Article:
California Church Serves the “Least of These” at Christmas

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At this time of year, churches often serve people who are hungry or “strangers” or those who are ailing. But what about prisoners? One California church works with Angel Tree Ministry, a program of Prison Fellowship, to be reminded of the true meaning of the season. Almond Valley Christian Reformed Church in Ripon, Calif., helps parents who are incarcerated provide a Christmas gift to their children.

The church has been involved with the program for nearly 10 years. All year long, members of the church serve the needs of local children whose parents are serving time. In the fall, the Angel Tree organization sends the church a list of names. Usually the Almond Valley group takes on 30 names, but there is always more need. Vivian Schuller, coordinator of the Angel Tree program at the church, said, “Last year I kept getting calls from the area coordinator to take more names. I actually had to turn her down for over 100 names after already taking on a couple of last-minute ones.”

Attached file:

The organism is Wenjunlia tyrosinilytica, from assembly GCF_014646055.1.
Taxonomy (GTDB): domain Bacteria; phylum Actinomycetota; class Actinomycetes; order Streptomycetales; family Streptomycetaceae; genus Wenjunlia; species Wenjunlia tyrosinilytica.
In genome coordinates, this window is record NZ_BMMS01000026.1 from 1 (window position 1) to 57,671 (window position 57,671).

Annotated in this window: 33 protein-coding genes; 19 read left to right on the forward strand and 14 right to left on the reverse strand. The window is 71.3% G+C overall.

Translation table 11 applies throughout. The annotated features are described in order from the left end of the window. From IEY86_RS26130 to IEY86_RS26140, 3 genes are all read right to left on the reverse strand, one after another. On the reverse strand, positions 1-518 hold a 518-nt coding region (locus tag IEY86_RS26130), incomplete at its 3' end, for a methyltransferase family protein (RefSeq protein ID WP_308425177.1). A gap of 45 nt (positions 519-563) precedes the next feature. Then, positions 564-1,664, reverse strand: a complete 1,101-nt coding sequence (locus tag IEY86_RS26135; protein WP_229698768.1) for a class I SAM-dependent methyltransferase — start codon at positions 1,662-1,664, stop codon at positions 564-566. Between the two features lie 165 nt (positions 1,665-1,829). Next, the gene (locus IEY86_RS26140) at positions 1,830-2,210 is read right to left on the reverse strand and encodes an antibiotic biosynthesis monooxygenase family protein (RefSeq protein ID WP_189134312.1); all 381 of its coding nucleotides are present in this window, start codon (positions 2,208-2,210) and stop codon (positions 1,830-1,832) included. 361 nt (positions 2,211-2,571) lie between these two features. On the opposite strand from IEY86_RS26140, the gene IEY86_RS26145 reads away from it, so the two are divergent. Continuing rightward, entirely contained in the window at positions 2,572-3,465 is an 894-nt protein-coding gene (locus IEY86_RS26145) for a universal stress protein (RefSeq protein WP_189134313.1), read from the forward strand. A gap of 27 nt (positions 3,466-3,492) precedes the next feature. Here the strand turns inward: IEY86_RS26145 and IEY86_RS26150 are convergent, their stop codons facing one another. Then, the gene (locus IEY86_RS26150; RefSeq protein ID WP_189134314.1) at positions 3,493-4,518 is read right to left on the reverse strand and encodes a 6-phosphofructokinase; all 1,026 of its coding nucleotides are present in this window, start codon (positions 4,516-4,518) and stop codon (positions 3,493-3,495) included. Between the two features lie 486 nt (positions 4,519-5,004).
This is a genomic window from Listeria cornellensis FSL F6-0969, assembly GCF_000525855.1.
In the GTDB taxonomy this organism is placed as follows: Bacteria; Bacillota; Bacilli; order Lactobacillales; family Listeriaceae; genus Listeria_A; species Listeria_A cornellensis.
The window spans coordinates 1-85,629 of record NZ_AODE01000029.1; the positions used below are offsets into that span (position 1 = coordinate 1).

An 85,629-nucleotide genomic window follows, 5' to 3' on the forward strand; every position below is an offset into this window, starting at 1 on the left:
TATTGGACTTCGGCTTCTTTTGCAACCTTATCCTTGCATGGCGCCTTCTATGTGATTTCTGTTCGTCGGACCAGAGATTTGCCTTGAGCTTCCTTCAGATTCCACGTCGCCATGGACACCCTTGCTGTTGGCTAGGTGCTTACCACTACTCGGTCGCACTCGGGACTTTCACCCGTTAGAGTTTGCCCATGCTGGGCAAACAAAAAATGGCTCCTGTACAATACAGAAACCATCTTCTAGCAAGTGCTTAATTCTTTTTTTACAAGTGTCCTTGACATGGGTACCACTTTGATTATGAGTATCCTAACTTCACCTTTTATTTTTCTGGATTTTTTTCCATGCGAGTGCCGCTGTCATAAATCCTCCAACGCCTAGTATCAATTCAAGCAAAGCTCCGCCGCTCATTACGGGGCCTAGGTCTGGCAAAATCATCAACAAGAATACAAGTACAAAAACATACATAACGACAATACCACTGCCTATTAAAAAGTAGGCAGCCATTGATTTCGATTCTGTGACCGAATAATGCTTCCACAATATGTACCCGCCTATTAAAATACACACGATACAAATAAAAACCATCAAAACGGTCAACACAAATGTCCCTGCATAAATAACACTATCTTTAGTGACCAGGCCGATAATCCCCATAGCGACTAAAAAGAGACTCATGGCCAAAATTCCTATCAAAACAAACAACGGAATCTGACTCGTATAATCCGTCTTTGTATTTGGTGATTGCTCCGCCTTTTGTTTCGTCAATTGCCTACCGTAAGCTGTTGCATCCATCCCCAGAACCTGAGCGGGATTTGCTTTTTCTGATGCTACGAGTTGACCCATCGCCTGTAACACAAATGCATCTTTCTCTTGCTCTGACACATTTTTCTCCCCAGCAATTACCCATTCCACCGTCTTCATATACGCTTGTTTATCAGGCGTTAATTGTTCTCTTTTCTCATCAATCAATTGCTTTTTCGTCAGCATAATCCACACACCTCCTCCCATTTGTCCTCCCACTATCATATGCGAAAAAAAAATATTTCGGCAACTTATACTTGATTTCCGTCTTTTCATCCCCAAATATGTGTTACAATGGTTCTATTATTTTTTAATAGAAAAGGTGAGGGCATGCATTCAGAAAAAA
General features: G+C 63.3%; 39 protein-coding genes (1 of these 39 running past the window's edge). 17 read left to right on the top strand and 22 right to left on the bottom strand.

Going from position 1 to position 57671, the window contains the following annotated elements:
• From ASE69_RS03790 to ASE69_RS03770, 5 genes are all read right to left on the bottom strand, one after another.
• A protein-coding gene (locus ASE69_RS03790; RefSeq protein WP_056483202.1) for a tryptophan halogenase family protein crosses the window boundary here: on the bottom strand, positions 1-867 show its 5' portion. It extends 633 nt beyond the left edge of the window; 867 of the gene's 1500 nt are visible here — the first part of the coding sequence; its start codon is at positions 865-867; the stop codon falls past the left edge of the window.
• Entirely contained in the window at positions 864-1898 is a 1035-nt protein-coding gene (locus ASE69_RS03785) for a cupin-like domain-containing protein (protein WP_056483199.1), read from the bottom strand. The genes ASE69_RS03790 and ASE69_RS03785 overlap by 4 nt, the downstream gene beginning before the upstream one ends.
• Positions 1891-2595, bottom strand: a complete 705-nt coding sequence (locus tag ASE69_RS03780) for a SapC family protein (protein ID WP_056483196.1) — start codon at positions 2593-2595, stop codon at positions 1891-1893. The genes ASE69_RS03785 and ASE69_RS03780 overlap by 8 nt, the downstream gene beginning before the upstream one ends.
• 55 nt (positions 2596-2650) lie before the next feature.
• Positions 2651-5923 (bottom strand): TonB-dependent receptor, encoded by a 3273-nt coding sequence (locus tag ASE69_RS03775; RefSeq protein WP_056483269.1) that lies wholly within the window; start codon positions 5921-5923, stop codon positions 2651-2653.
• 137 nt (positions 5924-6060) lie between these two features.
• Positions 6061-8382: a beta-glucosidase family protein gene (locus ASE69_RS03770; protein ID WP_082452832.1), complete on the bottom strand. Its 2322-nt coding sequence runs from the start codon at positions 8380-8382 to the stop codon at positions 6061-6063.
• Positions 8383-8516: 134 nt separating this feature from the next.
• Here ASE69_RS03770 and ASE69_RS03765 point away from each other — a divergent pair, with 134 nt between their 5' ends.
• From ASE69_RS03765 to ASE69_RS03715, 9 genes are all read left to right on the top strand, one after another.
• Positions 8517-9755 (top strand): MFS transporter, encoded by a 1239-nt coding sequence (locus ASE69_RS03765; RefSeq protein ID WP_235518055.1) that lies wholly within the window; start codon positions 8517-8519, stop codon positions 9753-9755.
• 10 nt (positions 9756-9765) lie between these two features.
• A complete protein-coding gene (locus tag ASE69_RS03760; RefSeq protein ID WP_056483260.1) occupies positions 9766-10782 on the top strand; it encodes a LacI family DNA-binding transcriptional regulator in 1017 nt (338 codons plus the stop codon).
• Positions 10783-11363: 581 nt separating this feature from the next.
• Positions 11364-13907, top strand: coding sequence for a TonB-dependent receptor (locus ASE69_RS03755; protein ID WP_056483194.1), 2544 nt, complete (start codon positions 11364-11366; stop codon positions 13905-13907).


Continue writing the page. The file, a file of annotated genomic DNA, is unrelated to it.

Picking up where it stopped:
The coordinator contacts the child’s caregivers to see if they want to participate. “Some caregivers don’t want the incarcerated parent to have any contact with the child. Others are grateful for any type of gift and are so appreciative,” said Schuller. The church asks caregivers for gift ideas and clothing needs/sizes. Each child receives a fun gift and a needed clothing item.

Schuller hangs tags containing the gift ideas and sizes on the “Angel Tree” set up in the church. Church members take the tags from the tree, shop for the child, and return the wrapped and labeled gift to church the week before Christmas. A message from the incarcerated parent is included. Volunteers from the church deliver the gifts to the children during Christmas week. The whole church gets involved, from organizing to shopping to delivering. “High school kids, young couples, young families, young adults, and retired couples and individuals have all taken turns delivering,” said Schuller.

While it might be the only gift a child receives at Christmas, sometimes the greatest treasure is the written message from the incarcerated parent that accompanies each gift.  

About the Author

Heidi Wicker is a freelance writer.

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